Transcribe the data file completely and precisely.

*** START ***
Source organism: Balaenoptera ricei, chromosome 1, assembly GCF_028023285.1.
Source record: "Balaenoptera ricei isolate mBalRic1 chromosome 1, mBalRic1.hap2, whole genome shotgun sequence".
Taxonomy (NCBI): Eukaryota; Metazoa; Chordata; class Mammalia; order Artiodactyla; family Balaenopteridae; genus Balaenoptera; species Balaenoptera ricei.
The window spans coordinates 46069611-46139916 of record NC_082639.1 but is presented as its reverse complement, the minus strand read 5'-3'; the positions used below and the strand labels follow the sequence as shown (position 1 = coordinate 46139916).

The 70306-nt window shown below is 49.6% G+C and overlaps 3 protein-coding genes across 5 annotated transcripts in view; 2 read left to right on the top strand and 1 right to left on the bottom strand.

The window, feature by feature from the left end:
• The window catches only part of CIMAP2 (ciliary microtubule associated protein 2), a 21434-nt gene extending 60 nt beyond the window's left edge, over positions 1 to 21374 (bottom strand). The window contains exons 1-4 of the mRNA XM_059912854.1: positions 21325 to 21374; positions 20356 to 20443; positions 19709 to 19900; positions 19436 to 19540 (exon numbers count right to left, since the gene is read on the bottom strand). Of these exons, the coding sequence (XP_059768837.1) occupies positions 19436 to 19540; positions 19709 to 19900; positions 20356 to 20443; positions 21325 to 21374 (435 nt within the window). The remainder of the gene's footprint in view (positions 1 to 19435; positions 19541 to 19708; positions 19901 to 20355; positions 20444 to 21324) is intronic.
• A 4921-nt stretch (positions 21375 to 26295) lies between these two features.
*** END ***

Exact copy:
Source organism: Balaenoptera ricei, chromosome 1, assembly GCF_028023285.1.
Source record: "Balaenoptera ricei isolate mBalRic1 chromosome 1, mBalRic1.hap2, whole genome shotgun sequence".
Taxonomy (NCBI): Eukaryota; Metazoa; Chordata; class Mammalia; order Artiodactyla; family Balaenopteridae; genus Balaenoptera; species Balaenoptera ricei.
The window spans coordinates 46069611-46139916 of record NC_082639.1 but is presented as its reverse complement, the minus strand read 5'-3'; the positions used below and the strand labels follow the sequence as shown (position 1 = coordinate 46139916).

The 70306-nt window shown below is 49.6% G+C and overlaps 3 protein-coding genes across 5 annotated transcripts in view; 2 read left to right on the top strand and 1 right to left on the bottom strand.

The window, feature by feature from the left end:
• The window catches only part of CIMAP2 (ciliary microtubule associated protein 2), a 21434-nt gene extending 60 nt beyond the window's left edge, over positions 1 to 21374 (bottom strand). The window contains exons 1-4 of the mRNA XM_059912854.1: positions 21325 to 21374; positions 20356 to 20443; positions 19709 to 19900; positions 19436 to 19540 (exon numbers count right to left, since the gene is read on the bottom strand). Of these exons, the coding sequence (XP_059768837.1) occupies positions 19436 to 19540; positions 19709 to 19900; positions 20356 to 20443; positions 21325 to 21374 (435 nt within the window). The remainder of the gene's footprint in view (positions 1 to 19435; positions 19541 to 19708; positions 19901 to 20355; positions 20444 to 21324) is intronic.
• A 4921-nt stretch (positions 21375 to 26295) lies between these two features.